# Leonhard Euler

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### 4 Responses to Leonhard Euler

1. s.A says:

Euler's identity

2. Anonymous says:

the scientists said "we cannot understand it, and we don't know what it means, but we have proved it, and therefore we know it must be the truth."
God might answer "I possess the power of break this ring circle and human' ability only of stretch and extend"
but where is God? Gods are everywhere. you can meet some even at museums, your silent prays their silent respond. they seem to say:
follow your conscience, seek peace you will receive happiness. don't against self, against nature, don't escape/avoid difficult and problems, seek truth…
Life is to learn to live, to face and to deal
this is life

3. shinichi says:

Euler’s identity

Wikipedia

https://en.wikipedia.org/wiki/Euler%27s_identity

Mathematical beauty

Euler’s identity is often cited as an example of deep mathematical beauty. Three of the basic arithmetic operations occur exactly once each: addition, multiplication, and exponentiation. The identity also links five fundamental mathematical constants:

• The number 0, the additive identity.
• The number 1, the multiplicative identity.
• The number π, which is ubiquitous in the geometry of Euclidean space and analytical mathematics (π = 3.14159265…)
• The number e, the base of natural logarithms, which occurs widely in mathematical analysis (e = 2.718281828…).
• The number i, the imaginary unit of the complex numbers, a field of numbers that contains the roots of all polynomials (that are not constants), and whose study leads to deeper insights into many areas of algebra and calculus.

(Both π and e are transcendental numbers.)

Furthermore, the equation is given in the form of an expression set equal to zero, which is common practice in several areas of mathematics.

Stanford University mathematics professor Keith Devlin has said, “like a Shakespearean sonnet that captures the very essence of love, or a painting that brings out the beauty of the human form that is far more than just skin deep, Euler’s equation reaches down into the very depths of existence”. And Paul Nahin, a professor emeritus at the University of New Hampshire, who has written a book dedicated to Euler’s formula and its applications in Fourier analysis, describes Euler’s identity as being “of exquisite beauty”.

The mathematics writer Constance Reid has opined that Euler’s identity is “the most famous formula in all mathematics”. And Benjamin Peirce, a noted American 19th-century philosopher, mathematician, and professor at Harvard University, after proving Euler’s identity during a lecture, stated that the identity “is absolutely paradoxical; we cannot understand it, and we don’t know what it means, but we have proved it, and therefore we know it must be the truth”.

A poll of readers conducted by The Mathematical Intelligencer in 1990 named Euler’s identity as the “most beautiful theorem in mathematics”. In another poll of readers that was conducted by Physics World in 2004, Euler’s identity tied with Maxwell’s equations (of electromagnetism) as the “greatest equation ever”.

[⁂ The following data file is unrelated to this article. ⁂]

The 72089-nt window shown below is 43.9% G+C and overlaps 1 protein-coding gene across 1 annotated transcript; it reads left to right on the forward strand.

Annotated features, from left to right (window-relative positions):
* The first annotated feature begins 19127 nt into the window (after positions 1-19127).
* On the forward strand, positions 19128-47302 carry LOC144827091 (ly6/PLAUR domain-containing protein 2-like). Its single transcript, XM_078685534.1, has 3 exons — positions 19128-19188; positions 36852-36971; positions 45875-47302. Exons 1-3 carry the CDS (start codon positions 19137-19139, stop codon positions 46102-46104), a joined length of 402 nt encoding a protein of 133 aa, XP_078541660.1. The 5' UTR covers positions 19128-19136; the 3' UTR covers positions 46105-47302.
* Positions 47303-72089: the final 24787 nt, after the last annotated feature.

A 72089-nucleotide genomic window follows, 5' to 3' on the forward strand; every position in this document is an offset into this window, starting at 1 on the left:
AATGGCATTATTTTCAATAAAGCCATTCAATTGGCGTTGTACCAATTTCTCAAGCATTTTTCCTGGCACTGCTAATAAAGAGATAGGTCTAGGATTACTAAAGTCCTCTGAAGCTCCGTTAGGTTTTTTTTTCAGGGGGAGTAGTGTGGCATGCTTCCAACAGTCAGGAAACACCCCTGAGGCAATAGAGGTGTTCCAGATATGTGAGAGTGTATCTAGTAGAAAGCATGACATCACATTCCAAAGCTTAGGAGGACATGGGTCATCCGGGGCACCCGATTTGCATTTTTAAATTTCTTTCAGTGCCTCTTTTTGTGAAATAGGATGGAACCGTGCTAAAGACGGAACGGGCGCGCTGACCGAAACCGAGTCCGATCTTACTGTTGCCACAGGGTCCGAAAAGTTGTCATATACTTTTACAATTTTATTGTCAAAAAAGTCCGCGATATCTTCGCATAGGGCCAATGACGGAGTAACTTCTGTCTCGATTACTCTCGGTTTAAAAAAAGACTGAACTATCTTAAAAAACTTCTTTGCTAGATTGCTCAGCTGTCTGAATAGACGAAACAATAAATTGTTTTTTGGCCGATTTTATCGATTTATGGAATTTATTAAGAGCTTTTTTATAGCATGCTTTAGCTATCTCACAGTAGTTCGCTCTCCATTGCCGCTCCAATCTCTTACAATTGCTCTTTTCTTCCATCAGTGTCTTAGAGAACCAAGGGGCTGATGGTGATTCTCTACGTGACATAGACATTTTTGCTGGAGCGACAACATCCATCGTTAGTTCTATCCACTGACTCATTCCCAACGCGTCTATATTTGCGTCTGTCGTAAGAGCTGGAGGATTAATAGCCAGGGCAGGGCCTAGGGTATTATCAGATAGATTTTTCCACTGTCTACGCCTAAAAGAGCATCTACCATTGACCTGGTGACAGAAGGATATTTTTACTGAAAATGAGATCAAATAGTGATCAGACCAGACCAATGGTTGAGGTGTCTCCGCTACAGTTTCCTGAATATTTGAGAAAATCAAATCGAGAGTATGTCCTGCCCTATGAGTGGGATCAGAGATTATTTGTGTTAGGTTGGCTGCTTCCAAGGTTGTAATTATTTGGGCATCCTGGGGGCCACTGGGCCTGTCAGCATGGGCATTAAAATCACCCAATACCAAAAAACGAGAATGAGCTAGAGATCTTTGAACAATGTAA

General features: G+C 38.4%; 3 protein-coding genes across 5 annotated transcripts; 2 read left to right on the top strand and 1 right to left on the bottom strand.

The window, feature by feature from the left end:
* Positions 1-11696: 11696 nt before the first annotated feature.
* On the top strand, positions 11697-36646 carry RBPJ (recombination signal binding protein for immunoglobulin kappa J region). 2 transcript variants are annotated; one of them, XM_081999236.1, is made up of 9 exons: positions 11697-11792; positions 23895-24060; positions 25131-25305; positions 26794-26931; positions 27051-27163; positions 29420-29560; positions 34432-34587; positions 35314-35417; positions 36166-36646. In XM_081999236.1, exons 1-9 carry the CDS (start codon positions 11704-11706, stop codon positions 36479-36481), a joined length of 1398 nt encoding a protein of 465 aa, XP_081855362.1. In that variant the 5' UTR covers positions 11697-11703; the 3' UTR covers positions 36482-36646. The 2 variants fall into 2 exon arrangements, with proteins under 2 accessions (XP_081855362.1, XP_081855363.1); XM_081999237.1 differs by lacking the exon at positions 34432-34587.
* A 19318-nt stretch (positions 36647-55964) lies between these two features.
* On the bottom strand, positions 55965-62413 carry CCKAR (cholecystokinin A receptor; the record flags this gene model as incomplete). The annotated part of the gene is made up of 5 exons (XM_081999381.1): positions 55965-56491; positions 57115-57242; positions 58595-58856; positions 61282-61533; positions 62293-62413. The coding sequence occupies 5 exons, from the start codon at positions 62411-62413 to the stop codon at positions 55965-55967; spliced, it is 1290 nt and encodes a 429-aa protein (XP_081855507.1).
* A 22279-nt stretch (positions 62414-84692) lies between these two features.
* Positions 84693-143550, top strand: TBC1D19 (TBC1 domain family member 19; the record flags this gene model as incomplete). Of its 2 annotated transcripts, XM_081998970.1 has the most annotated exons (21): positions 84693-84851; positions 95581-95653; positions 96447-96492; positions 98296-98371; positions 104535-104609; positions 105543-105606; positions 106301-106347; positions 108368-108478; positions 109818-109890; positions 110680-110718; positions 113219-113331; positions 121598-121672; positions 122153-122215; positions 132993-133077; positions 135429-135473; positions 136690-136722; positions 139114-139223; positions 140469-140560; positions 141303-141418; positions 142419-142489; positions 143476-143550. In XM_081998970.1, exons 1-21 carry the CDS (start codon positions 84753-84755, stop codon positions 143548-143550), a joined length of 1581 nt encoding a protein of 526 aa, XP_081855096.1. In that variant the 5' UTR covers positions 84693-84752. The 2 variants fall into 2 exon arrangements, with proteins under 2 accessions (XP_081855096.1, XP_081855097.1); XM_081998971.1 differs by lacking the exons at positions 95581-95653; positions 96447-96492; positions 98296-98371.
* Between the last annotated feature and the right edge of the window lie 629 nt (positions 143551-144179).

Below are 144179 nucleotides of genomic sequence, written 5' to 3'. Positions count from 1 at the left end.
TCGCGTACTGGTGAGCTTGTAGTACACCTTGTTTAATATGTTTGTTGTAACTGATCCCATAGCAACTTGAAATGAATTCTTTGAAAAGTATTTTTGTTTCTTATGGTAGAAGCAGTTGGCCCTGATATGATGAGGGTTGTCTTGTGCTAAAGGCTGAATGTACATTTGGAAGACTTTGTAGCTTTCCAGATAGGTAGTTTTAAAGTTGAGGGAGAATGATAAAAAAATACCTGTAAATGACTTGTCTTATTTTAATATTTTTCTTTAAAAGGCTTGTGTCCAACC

History

It has been claimed that Euler’s identity appears in his monumental work of mathematical analysis published in 1748, Introductio in analysin infinitorum. However, it is questionable whether this particular concept can be attributed to Euler himself, as he may never have expressed it. (Moreover, while Euler did write in the Introductio about what we today call “Euler’s formula”, which relates e with cosine and sine terms in the field of complex numbers, the English mathematician Roger Cotes also knew of this formula and Euler may have acquired the knowledge through his Swiss compatriot Johann Bernoulli.)

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“Euler’s identity” は日本語では「オイラーの等式」という。

オイラーの等式

ウィキペディア

https://ja.wikipedia.org/wiki/オイラーの等式

数学誌のThe Mathematical Intelligencer の読者調査によると、この等式は「数学における最も美しい定理」 (The most beautiful theorem in mathematics) に選出されている。また、2004年に実施された Physics World 誌での読者調査ではマクスウェルの方程式と並び、「史上最も偉大な等式」(Greatest equation ever) に選出されている。

ポール・ネイヒン（ニューハンプシャー大学 (en) 名誉教授）の著書「オイラー博士の偉大な式」(Dr. Euler’s Fabulous Formula) [2006] では、この等式のために400ページも充てている。本著書ではこの等式を「数学的な美の絶対的基準」(The gold standard for mathematical beauty) としている。

コンスタンス・レイド (en) は、オイラーの等式を「全ての数学分野において最も有名な式」(The most famous formula in all mathematics) であると主張した。

カール・フリードリッヒ・ガウスは「この式を見せられた学生がすぐにその意味を理解できなければ、その学生は第一級の数学者には決してなれない」(If this formula was not immediately apparent to a student on being told it, the student would never be a first-class mathematician.) と指摘している。

この等式がベンジャミン・パース (19世紀の数学者、ハーバード大学教授) の講義で紹介されたあと、「全く逆説的なことだ、我々はそれを理解できないし、それがどんな意義を持っているかも分からない。だが我々はそれを証明したし、それゆえにそれが間違いのない真実であると知っている」(It is absolutely paradoxical; we cannot understand it, and we don’t know what it means, but we have proved it, and therefore we know it must be the truth.) と付け加えた。

スタンフォード大学の数学の教授、キース・デブリン (en) は「愛の本質そのものをとらえるシェークスピアのソネットのように、あるいは、単なる表面でなくはるかに深い内面から人間の形の美しさを引き出す絵画のように、オイラーの等式は存在の遥かな深遠にまで到達している」(Like a Shakespearean sonnet that captures the very essence of love, or a painting that brings out the beauty of the human form that is far more than just skin deep, Euler’s equation reaches down into the very depths of existence.) と記している。

Bob Palaisが2001年に公開したエッセイ “π is wrong!” の中では、円周率πの代わりに、τ、円の周の半径に対する比率を用いれば、この式はe^{i \tau} = 1\,という、よりシンプルな表現になると述べられている。

4. shinichi says:

(sk)

数学を知る人の多くが、オイラーの等式を美しいと言う。キース・デブリン（Keith Devlin）は、オイラーの等式は「存在のとても深いところまで到達している（reaches down into the very depths of existence）」と言い、ポール・ネイヒン（Paul Nahin）は、オイラーの等式を「絶妙な美しさ（of exquisite beauty）」と説明する。

数学を知らない人は、オイラーの等式が美しいとは思わない。知識のあるなしが、これほどくっきりと別れるのもめずらしい。